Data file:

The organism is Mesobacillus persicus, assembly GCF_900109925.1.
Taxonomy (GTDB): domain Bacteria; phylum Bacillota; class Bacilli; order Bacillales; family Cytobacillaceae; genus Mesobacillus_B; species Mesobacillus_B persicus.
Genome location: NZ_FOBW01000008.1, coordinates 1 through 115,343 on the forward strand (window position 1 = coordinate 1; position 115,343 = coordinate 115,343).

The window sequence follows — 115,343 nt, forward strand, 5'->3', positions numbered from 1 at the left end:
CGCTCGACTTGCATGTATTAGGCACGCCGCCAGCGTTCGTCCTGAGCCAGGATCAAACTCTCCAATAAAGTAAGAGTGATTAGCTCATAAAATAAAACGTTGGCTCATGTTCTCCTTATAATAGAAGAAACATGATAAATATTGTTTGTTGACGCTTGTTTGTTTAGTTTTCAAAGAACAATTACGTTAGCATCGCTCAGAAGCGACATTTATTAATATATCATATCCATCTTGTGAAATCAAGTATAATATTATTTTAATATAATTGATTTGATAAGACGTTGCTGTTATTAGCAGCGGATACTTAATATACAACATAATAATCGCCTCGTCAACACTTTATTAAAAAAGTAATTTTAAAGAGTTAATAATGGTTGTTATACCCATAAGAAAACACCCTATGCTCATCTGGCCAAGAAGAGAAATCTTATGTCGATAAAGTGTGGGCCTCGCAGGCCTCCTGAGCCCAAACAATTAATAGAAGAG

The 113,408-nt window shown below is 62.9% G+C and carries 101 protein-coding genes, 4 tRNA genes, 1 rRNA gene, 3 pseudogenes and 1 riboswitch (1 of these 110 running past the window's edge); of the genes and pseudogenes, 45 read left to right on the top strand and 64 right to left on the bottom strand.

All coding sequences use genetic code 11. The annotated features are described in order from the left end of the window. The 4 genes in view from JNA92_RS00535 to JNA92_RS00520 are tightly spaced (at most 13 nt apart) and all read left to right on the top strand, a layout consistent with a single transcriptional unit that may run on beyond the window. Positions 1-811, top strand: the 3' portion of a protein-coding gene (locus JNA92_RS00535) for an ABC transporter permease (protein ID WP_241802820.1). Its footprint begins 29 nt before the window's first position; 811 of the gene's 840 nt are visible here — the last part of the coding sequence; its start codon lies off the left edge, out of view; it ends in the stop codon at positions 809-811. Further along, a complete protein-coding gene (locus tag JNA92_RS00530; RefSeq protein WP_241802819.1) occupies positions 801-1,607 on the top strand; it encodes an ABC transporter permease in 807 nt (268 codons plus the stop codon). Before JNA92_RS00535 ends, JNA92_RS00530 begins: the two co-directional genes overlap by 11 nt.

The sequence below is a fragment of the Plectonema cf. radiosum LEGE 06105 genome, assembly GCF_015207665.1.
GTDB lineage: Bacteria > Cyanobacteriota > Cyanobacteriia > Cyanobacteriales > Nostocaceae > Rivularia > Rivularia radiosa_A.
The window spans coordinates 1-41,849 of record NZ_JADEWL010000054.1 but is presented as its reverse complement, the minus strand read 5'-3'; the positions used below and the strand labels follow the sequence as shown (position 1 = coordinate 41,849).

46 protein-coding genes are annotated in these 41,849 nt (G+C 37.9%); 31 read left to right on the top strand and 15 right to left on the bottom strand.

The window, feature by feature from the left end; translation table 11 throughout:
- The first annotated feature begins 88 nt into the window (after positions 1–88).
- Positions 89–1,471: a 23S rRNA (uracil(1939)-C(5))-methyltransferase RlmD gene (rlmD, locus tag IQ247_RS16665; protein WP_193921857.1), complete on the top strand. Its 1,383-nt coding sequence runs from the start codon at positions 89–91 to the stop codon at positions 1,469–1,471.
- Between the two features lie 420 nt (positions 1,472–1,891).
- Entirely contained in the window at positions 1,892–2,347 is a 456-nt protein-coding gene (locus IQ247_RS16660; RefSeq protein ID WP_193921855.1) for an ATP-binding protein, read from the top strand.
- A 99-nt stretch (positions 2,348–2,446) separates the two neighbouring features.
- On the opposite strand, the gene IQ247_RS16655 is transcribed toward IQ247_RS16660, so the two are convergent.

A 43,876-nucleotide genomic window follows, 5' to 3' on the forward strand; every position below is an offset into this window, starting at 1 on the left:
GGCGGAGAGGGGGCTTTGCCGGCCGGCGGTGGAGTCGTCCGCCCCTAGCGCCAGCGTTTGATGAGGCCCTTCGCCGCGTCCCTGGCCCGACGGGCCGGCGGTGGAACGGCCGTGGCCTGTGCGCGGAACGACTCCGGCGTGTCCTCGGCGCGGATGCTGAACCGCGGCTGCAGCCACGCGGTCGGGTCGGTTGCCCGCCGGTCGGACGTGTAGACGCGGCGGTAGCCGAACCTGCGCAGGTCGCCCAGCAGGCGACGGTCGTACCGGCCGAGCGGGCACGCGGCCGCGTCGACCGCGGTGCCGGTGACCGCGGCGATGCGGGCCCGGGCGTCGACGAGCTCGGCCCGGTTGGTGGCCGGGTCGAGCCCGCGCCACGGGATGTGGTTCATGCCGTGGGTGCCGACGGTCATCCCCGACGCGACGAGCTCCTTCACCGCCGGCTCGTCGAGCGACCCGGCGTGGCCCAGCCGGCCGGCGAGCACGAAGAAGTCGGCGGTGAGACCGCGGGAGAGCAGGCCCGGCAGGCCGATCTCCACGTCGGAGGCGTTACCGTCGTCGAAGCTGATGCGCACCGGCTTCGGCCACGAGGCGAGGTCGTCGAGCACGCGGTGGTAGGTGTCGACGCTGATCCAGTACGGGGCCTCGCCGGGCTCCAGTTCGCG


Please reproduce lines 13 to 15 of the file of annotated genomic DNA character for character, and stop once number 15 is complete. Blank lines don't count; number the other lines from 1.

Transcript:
- The first annotated feature begins 88 nt into the window (after positions 1–88).
- Positions 89–1,471: a 23S rRNA (uracil(1939)-C(5))-methyltransferase RlmD gene (rlmD, locus tag IQ247_RS16665; protein WP_193921857.1), complete on the top strand. Its 1,383-nt coding sequence runs from the start codon at positions 89–91 to the stop codon at positions 1,469–1,471.
- Between the two features lie 420 nt (positions 1,472–1,891).